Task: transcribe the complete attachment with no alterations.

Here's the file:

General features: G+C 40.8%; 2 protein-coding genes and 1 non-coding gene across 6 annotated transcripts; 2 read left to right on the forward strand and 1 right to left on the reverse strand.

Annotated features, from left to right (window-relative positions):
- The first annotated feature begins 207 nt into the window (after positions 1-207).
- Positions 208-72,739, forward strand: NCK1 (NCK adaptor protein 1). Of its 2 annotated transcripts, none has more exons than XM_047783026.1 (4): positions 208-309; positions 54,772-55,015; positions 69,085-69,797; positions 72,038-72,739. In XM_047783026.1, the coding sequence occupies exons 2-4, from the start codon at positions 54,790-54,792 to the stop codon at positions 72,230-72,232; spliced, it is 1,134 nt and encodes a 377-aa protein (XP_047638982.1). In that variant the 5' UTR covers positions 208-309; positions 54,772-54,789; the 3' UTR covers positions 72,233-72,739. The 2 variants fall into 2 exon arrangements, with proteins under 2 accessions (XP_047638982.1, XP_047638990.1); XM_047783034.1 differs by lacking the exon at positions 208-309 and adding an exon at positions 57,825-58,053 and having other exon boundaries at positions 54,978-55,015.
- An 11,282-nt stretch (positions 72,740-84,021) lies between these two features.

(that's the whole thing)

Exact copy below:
General features: G+C 40.8%; 2 protein-coding genes and 1 non-coding gene across 6 annotated transcripts; 2 read left to right on the forward strand and 1 right to left on the reverse strand.

Annotated features, from left to right (window-relative positions):
- The first annotated feature begins 207 nt into the window (after positions 1-207).
- Positions 208-72,739, forward strand: NCK1 (NCK adaptor protein 1). Of its 2 annotated transcripts, none has more exons than XM_047783026.1 (4): positions 208-309; positions 54,772-55,015; positions 69,085-69,797; positions 72,038-72,739. In XM_047783026.1, the coding sequence occupies exons 2-4, from the start codon at positions 54,790-54,792 to the stop codon at positions 72,230-72,232; spliced, it is 1,134 nt and encodes a 377-aa protein (XP_047638982.1). In that variant the 5' UTR covers positions 208-309; positions 54,772-54,789; the 3' UTR covers positions 72,233-72,739. The 2 variants fall into 2 exon arrangements, with proteins under 2 accessions (XP_047638982.1, XP_047638990.1); XM_047783034.1 differs by lacking the exon at positions 208-309 and adding an exon at positions 57,825-58,053 and having other exon boundaries at positions 54,978-55,015.
- An 11,282-nt stretch (positions 72,740-84,021) lies between these two features.